If you’ve ever noticed, even runners stretch their arms before they go running. Consequently, it’s also one of the more effective cool down exercises. It helps get your shoulders and your arms loosened up.

Nearly every exercise involves your arms to some extent, so getting them warmed up and cooled down is always a good idea.

There are a lot of popular arm stretches. Crossing your arm across your body and stretching is a good one. Placing your hand on your back can help stretch the back of your arms as well.

5. Stretch out your core

The core of your body is often something that gets overlooked in both stretching and exercise in general. So it’s not only great to include in your cool down exercises, but also recommended since your core is, well, your core.

You should be working it out no matter what. A popular yoga technique is to get on your hands and knees. Then arch your back like a cat followed by bowing it out like the letter C. This helps both your core and your back. Two essentials when exercising and cooling down.

6. Jumping jacks

Now we get back into lighter exercises that also work well for cool down exercises. A favorite is the jumping jack.

Yes, it may seem a little bit like middle school gym class, but jumping jacks are actually an effective exercise. The motion of jumping, spreading, and closing your legs works almost your entire lower body.

Meanwhile the act of putting your arms down, and bringing then back up to clap works a good portion of your upper body, so pretty much everything gets worked on.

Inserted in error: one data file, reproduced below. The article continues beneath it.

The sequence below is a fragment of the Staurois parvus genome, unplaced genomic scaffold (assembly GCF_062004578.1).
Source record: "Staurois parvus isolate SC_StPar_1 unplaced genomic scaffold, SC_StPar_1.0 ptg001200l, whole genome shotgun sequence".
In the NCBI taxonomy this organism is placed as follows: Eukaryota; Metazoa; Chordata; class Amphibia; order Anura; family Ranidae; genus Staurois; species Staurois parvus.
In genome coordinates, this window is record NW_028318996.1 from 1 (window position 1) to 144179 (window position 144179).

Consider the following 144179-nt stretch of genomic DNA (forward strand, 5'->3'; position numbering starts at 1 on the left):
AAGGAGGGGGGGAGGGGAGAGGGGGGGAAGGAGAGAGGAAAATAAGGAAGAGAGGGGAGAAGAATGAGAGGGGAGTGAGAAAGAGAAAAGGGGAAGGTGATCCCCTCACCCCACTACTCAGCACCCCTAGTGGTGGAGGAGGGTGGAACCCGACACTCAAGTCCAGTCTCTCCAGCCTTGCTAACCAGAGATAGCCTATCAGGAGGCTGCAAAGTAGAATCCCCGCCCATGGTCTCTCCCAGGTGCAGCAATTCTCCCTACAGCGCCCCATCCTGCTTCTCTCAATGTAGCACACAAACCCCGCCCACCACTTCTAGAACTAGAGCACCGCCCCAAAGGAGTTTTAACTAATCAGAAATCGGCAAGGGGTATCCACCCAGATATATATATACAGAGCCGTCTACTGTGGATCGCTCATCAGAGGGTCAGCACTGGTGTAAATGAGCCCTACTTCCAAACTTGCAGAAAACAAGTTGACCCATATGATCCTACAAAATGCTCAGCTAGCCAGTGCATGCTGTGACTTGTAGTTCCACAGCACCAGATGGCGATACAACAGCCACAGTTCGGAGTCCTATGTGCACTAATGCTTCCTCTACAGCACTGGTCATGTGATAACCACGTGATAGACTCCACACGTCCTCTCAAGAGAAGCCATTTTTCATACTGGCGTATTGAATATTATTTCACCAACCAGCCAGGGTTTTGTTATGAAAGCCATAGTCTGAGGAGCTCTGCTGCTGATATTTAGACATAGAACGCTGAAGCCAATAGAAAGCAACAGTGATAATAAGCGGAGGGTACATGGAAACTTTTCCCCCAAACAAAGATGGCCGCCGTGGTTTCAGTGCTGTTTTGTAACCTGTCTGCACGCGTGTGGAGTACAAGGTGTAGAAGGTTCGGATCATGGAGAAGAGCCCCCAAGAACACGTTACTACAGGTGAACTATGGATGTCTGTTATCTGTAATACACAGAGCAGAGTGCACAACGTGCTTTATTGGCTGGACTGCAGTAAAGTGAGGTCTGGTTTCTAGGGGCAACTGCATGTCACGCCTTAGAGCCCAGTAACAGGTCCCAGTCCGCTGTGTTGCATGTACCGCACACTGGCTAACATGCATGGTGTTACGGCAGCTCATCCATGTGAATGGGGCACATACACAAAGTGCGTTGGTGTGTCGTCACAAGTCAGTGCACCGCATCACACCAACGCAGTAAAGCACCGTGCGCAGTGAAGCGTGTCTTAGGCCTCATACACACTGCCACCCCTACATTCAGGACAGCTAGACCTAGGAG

7. Swimming

If you have access to a pool at your home or your gym, a quick dip in the pool can be a great for cool downs.

Treading water uses almost all the same muscles as jumping jacks do. Doing the Olympic-style swimming works those same muscles, but to a higher degree. So you can even vary your swimming intensity.

Plus, who doesn’t love jumping into a nice cool pool after a long, arduous workout?

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8. Get a massage

Okay, this one isn’t exercise on the face of it, but it can be effective as many cool down exercises.

The point of cool down exercises is to transition your body from exerting to rest. Part of that is getting rid of pooled blood left over from when your veins and arteries pumping blood the body didn’t need anymore.

While it’s preferred that you exercise this excess away, a significant other or a professional masseuse can go over your body for a few minutes with a massage and it accomplishes pretty much the same thing.

Do note, it’s not recommended to go straight from workout to massage. Doing at least a few cool down exercises first is preferable.

9. Exercise specific drills

This one is a little complex, but bear with us.

If you’re a runner, you’ll obviously be working out your legs most of all. So doing some squats after a run keeps your legs pumping without the stress of actually running. These can be wonderful cool down exercises.